While Bihar elections, Sheena Bora murder mystery and ban over meat in various states have been the headlines in last few days, hardly anyone has noticed the deficit rainfall and ruining crops as the result of it. Although the media covered actor Nana Patekar in their prime time shows when he came out to help the distressed farmers, very few of them focused their concern over the deficit rainfall and drought caused by it.
It is a well-known fact that Indian agriculture is largely dependent on the weather and climate, especially on the monsoon rainfall. According to IMD, till august there has been 88% rainfall of average this year. It means there has been 16% rainfall deficit till second week of September. IMD has also said that monsoon rainfall is not going to take any dramatic changes in September, creating more problems for the agriculture industry.
According to a report published in Indian Express, Indian agriculture is facing of the worst monsoon. This year has been a disaster for the Indian farmers. It is quite clear that the deficit rainfall is because of the El-Nino effect in the Pacific Ocean,the timing of the current dry monsoon could not have come at a worse time for rural India.Rural India is facing the third weather related blow over the past 12 months; first it was the deficient 2014 monsoon, second it was the unseasonable rains during Rabi harvest and now the significantly dry monsoon.
Except north eastern states, the whole geographical India is reeling under the deficit monsoon. The farmers are in distressed and are committing suicide when they are not able to meet both the ends. Rural India is already reeling under the stress of commodity bust, real estate and land down turn, focus of the present government on diverting a restrained spending plan towards building of more public infrastructure, than towards social schemes to promote consumption and focus on ways and means to curb corruption and black economy, through implementation of DBT and implementation of stricter laws. Yes the measures that government has taken are good for the long term, but like any economic and political phenomenon, this too will have its share of winners and losers.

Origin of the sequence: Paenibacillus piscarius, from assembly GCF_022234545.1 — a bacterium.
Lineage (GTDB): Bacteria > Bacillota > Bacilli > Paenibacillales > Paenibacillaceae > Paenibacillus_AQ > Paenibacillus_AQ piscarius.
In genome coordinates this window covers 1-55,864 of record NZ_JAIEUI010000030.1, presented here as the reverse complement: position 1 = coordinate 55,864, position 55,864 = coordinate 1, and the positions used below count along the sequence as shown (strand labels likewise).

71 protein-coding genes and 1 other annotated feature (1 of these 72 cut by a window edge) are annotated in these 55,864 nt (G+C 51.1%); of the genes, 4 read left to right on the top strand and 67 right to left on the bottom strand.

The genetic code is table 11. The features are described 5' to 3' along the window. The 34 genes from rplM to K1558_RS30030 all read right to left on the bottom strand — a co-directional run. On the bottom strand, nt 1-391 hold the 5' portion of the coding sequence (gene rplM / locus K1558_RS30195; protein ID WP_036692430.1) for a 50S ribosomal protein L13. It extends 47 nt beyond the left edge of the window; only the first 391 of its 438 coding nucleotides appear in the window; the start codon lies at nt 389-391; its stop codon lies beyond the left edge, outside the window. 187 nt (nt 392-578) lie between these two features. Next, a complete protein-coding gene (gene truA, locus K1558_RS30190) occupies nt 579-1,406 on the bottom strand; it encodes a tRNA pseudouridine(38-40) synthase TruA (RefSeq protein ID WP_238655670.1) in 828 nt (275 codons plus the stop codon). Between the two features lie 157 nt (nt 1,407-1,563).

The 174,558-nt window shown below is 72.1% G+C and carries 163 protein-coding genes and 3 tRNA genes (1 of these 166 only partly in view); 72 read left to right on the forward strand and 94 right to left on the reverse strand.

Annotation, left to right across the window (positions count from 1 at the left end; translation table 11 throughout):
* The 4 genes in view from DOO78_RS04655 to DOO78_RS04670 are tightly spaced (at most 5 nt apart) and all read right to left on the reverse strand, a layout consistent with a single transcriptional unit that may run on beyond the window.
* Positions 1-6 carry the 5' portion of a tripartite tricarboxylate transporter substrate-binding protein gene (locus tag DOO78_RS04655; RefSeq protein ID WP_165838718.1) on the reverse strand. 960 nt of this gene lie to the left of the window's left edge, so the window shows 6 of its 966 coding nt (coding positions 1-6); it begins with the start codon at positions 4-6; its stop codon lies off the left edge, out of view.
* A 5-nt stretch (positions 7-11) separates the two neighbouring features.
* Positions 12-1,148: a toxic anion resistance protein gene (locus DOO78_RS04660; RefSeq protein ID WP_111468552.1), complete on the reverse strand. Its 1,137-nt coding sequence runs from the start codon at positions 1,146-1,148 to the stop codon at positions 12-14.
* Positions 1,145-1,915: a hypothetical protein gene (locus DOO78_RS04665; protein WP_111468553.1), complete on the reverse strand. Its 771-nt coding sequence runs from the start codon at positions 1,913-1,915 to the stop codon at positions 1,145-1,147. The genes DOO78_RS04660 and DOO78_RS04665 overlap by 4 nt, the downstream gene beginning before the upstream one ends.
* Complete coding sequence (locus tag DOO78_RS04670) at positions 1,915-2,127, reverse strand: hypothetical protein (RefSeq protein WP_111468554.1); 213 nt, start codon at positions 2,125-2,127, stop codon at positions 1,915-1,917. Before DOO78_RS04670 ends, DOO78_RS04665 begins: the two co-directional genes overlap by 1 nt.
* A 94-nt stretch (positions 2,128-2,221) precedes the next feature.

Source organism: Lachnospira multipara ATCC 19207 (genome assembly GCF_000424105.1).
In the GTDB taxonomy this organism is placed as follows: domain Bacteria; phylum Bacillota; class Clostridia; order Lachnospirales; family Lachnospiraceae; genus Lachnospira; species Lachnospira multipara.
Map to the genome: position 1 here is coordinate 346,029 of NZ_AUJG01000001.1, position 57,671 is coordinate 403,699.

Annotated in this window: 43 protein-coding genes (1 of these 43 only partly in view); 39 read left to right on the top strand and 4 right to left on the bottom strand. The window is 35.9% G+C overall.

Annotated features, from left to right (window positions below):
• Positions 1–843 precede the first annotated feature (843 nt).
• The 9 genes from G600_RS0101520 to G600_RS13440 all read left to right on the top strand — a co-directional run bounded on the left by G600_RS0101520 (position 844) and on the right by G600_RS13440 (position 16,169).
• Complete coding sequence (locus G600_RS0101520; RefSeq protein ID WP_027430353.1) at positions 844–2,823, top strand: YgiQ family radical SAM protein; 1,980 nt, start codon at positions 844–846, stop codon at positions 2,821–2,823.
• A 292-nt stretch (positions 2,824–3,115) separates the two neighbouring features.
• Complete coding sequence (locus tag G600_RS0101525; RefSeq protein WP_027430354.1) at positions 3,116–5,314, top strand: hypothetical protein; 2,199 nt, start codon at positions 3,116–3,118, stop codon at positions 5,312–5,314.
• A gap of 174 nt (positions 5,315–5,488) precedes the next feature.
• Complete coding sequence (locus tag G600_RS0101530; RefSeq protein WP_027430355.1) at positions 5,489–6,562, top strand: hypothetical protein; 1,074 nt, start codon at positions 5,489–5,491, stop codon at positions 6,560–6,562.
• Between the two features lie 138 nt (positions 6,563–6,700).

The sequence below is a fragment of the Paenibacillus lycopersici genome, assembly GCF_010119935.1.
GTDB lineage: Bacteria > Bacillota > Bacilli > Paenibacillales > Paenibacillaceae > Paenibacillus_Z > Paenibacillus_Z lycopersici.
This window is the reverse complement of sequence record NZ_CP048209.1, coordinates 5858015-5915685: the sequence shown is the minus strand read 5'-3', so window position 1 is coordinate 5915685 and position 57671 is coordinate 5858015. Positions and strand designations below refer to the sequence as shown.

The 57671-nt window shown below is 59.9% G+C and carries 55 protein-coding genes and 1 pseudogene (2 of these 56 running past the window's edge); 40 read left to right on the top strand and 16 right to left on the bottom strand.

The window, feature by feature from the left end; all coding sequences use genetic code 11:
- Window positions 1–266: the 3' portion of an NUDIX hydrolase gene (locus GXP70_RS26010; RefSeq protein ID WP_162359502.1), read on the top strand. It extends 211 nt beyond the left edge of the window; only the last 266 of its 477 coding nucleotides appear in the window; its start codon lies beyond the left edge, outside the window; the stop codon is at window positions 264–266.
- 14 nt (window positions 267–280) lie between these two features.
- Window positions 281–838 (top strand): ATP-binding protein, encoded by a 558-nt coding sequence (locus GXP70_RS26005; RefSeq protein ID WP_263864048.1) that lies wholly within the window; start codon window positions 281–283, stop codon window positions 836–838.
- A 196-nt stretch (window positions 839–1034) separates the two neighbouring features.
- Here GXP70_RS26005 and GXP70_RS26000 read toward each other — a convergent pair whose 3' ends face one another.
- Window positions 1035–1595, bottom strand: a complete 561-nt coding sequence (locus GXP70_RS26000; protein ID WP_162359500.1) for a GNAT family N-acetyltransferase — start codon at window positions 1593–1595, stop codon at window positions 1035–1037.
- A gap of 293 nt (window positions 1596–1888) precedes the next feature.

Although India is an agriculture based economy and it employs about 60 % of the population, Indian farmer has always remained distressed. While discussing agriculture in India, we rarely look upon it in terms of truly being India’s largest private sector operation, employing the highest number of people and fulfilling the most critical and strategic need of the nation. It is believed that judging agriculture in this manner can show it up in a different light. Like all areas in the economy — which get affected by economic cycles or sometimes just for want of better policies — it needs rational nurturing, repair and protection.
While post-1991 reforms covered industry and commerce comprehensively, it is unfortunate that agriculture remained largely unreformed, and in effect either controlled or was victim to State policies or natural vagaries. Instead of real reform, we see frequent political benevolence.
At the same time, the reality is that significant imbalances, large and small, crept into the sector, leaving many farmers with diluted economic power. Fragmentation over time brought down farm sizes, even as a few consolidated their muscle, leading to increased social and political strength.
The country urgently needs sustainable strategies; the past has mostly tried to tackle symptoms but probably never went far enough to systematically tackle basic obstacles. Each key sector in the country — agriculture, industry, services and infrastructure — participates in the growth of our economy; so it is a no-brainier that policy reform must not ignore any sector.
It is necessary to increase national income substantially just to secure the basic needs of many families. Is it not obvious that the biggest boost will come from uplifting incomes starting at the lower end of the pyramid? Agriculture uses 50 per cent of the national workforce to create 15-18 per cent of the GDP — one way out is to create non-agricultural jobs. The bulk of alternate jobs cannot be created without broad-based growth in commerce and infrastructure, and even then, such growth can provide jobs only for a portion of the people.
It is the appropriate time for Modi government to take this issue seriously on the board and bring the reforms in agriculture sector to develop the country in the true sense. India can only be considered a developed nation when not a single farmers is forced to end his life and when he is able to get two times meal.